I received this tool in the combo kit with the compact drill/driver, which I bought from Amazon largely for the drill.
I had originally bought the cheap Porter Cable 4 part Combo Kit from Lowes (Drill, Reciprocating Saw, Circular Saw, Light), only to have the forward/reverse control on that drill break within a year. I could still use it theoretically, but only for removing screws. Since I already had the batteries with my kit, I went to Lowes and purchased the bare tool Porter Cable Impact Driver ($40 at the time), and ended up using that for months for most of my work (hanging sheetrock, HVAC systems, etc). Eventually, it became more of a pain to pre-drill holes, or do anything with a bit that needed a chuck to fit onto it.
I made a couple trips to Home Depot and some other Hardware stores, and tried out the tools. I knew Milwaukee had one of the best reputations, and wanted something that was ergonomic, and used the Lithium-Ion batteries, and luckily the Milwaukee Compact Drill/Driver seemed like the most comfortable tool there, and it fit what I wanted. I went onto Amazon and bought the combo kit that came with the compact drill/driver and this impact driver, two compact batteries, one pocket clip, and the charger, which was only $200, compared to the same price for just the drill/driver at Home Depot.
The first job I had when I got these tools was replacing some metal roofing, and either tool worked fine, but I can't emphasize enough how important the pocket clip is if you're going to be doing roofing, framing, or sheetrock. It's also useful when you're putting up cabinets and need somewhere to place your drill. Unfortunately my kit only came with the one, so I chose to put it on the drill/driver, expecting I'd be using it more. Now that I've had the kit for almost 5 months, I have to say that was a premature decision. I'll be purchasing another clip whenever I can find one (I didn't see them at Home Depot) for my Impact Driver, because that's become my favorite tool to use for most applications.
I've used it for driving deck screws through TREX, and it worked phenomenally. I've used it with a socket attachment with 7-9 in. lags when I was attaching 4"x4" posts to beams on a large commercial deck, and it worked splendidly. I was going to be stuck with my socket where I was, and started off using it before trying the impact driver, and was pleasantly surprised. It did start to slow down when the lag got deeper, but it was still able to keep driving the lag while sinking the washer fairly deep into the treated 4"x4".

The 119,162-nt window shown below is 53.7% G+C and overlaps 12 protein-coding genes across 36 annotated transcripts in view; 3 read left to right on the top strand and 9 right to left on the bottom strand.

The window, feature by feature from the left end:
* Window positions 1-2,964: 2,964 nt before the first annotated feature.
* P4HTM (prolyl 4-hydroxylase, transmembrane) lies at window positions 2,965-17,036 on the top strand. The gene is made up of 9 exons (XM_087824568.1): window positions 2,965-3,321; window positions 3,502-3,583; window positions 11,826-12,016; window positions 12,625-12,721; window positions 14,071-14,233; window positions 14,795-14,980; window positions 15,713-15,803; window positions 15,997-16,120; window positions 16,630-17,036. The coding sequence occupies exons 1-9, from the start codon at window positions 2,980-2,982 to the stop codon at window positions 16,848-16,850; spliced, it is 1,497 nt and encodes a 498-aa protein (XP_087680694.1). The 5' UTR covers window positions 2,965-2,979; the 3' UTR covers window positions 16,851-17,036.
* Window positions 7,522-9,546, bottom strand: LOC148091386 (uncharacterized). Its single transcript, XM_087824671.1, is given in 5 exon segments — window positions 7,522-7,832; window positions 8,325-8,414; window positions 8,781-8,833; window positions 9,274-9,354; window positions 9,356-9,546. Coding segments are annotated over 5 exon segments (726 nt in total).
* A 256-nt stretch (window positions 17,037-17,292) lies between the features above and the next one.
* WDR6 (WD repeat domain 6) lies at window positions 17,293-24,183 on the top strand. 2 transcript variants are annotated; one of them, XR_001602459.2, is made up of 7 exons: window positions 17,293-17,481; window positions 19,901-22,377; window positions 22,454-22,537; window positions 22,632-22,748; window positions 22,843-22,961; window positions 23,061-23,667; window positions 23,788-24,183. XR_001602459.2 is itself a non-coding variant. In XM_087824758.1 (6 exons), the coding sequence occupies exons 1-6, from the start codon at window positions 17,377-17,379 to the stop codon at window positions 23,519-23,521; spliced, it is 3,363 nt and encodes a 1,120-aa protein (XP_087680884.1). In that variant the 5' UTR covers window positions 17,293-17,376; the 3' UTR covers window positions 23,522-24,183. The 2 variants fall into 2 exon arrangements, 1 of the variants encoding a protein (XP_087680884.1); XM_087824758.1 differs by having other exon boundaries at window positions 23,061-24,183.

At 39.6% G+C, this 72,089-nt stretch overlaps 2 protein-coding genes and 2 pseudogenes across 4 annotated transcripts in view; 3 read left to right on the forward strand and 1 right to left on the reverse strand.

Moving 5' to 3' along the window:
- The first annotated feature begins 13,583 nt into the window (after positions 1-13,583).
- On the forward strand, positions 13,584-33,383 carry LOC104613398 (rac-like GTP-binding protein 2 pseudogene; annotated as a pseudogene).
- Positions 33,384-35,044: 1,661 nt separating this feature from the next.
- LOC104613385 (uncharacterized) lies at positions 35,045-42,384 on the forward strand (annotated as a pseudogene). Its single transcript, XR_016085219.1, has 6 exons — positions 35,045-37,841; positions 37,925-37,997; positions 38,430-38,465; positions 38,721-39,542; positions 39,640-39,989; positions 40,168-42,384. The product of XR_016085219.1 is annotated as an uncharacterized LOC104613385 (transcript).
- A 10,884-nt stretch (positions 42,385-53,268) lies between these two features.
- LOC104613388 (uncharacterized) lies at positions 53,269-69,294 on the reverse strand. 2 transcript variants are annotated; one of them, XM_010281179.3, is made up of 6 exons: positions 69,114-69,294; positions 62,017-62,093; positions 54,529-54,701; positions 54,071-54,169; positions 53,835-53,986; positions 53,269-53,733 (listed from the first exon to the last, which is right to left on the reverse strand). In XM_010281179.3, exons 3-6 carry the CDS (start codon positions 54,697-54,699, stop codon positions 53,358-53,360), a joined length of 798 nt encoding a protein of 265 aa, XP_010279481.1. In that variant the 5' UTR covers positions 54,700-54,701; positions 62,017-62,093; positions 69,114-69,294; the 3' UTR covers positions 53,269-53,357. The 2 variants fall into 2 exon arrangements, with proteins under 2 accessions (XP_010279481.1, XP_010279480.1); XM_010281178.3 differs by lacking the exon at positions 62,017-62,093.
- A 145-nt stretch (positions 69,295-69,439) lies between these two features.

The compact size of the impact driver also makes it useful for crawlspace work. I use it often when working on HVAC systems and need to drive sheet metal screws into pipe. Perhaps due to the short length of the tool, it is a lot easier to control, and slipping has become a much less common occurrence. It's much easier to apply force in the direction that you are trying to with this tool versus a normal drill.
The only time when I don't use this impact driver is when I actually need to drill something, or I need more reach, in which case I use the drill with a finder driver, or a larger bit extension (tightening screws on the ceiling that didn't sink well enough for mudding, etc.).
Since I've gotten this kit, my boss rarely ever uses his Ridgid NiCad Hammer Drill/Driver, opting instead to borrow one of my tools for most applications. They're a great buy, but for most things, the Impact Driver is the most useful to have. It's more compact than the drill, and it's far more powerful. If you're using a good brand (DeWalt, Makita, etc), there's probably no financially good reason to switch over to this impact driver, but for those making the decision, I have had no regrets about owning this tool, and the exclusive battery meter on the Milwaukee M18 batteries just sweetens the deal.